After 43 matches with 37 correctly predicted, the stage is set for an epic final between England & South Africa to settle the 2019 Rugby World Cup (Men’s). Ahead of making a prediction for that match, I have examined my model in depth and in this post I explore whether or not the model needs to be adjusted.

If you’ve read my earlier posts, then you will know that I have used two models for predicting match outcomes:

**HIGHRANK**– whichever team has the higher rank is expected to win the match.**EXPWIN**– a linear regression model which uses the difference in ranking points to predict the margin of victory and the probability of winning for the higher ranked team.

For 41 matches, both models have given the same prediction. The two matches where they disagreed were the two South Africa games against Japan & Wales in the knockout rounds with each model having one correct & one incorrect prediction. I will evaluate each model separately but I have been using **EXPWIN** as my main model due to its greater flexibility so I will spend most of the time on that.

**How has HIGHRANK performed?**

The **HIGHRANK** performance is summarised in the table below and clearly show it has performed in line with history. Whilst it might look like the closest games [0,3) have performed worse than history, the smaller sample size for the world cup means such differences can be expected. Indeed if I combine [0,3) & [3,7) then history shows 32 correct predictions (or 71%) out of 45 matches compared to 12 correct predictions (or 75%) out of 16 world cup matches which is no difference at all.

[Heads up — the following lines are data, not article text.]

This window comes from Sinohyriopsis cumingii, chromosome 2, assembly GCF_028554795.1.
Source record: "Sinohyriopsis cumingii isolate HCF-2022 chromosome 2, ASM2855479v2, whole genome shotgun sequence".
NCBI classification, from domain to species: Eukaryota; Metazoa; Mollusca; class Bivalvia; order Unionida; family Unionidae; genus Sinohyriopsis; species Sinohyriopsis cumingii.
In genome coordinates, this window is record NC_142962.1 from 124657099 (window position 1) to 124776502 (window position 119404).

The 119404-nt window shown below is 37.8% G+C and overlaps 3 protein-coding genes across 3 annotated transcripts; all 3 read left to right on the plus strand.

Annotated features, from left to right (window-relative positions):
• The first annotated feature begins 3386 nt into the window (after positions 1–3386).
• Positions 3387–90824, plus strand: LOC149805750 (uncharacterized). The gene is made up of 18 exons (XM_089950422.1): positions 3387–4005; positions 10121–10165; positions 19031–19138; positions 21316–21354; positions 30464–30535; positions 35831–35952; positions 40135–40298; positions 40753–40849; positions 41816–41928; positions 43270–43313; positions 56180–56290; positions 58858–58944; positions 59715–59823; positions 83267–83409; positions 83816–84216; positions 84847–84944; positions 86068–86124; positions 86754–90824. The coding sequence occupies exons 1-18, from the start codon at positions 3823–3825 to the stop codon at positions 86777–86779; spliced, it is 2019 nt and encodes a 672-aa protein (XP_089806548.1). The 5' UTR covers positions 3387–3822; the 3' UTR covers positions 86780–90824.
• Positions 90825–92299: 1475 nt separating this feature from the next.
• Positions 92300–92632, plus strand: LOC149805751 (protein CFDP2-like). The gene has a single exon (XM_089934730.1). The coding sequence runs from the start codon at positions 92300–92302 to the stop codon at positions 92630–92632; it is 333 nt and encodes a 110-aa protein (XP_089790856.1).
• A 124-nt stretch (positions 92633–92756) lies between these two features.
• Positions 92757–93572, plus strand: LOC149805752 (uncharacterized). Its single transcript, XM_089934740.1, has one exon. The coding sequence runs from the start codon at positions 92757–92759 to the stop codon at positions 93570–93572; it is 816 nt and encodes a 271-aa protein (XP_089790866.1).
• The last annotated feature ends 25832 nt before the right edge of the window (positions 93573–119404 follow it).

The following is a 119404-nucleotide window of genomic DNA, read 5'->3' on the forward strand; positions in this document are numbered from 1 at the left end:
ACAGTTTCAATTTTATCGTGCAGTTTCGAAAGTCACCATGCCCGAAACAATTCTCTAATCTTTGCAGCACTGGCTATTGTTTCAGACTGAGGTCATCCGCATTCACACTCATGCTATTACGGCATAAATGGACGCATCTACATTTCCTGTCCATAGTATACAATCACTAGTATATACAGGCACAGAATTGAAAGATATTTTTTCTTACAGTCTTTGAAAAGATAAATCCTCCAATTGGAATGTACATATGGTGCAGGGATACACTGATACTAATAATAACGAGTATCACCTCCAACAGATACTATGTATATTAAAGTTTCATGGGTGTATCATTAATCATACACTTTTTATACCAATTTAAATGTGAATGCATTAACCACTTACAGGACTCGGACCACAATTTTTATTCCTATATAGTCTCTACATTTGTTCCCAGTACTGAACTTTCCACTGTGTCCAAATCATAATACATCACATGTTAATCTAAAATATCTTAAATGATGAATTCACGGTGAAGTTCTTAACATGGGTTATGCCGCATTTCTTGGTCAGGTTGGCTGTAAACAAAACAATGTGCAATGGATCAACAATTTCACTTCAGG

**How has EXPWIN performed?**

Let’s remind ourselves of the **EXPWIN** model formula which was built using linear regression using the entire dataset shown in the chart.

**Expected Score Gap = 1.75 * Ranking Points Gap – 1.58**

The Residual Standard Error is 13.7 points or 2 converted tries and the R-squared is 0.33. There is no evidence that this model differed between the 5 datasets shown in the chart (3 6 Nations & 2 Autumn Internationals). The errors are consistent with a normal distribution which means that **EXPWIN** can also be used to calculate the probability of the stronger ranked team winning or **P(WIN)**. This is the probability that the Score Gap is greater than zero assuming a normal distribution where the mean is the Expected Score Gap using the above formula and the standard deviation is 13.7.

The next chart shows the same scatter plot for the 43 world cup matches so far (pool stages are solid circles, knockouts are hollow diamonds) along with the **EXPWIN** model as a solid dashed black line. Despite the lack of evidence that there was a difference between the 6 Nations & Autumn Internationals, I decided it was still worth showing separate thinner dashed black lines for the **EXPWIN** model had I based this solely on 6 Nations data or Autumn International data. This is one way of showing how much parameter error (error in the model coefficients) might be expected to occur in the world cup since no model is ever perfect.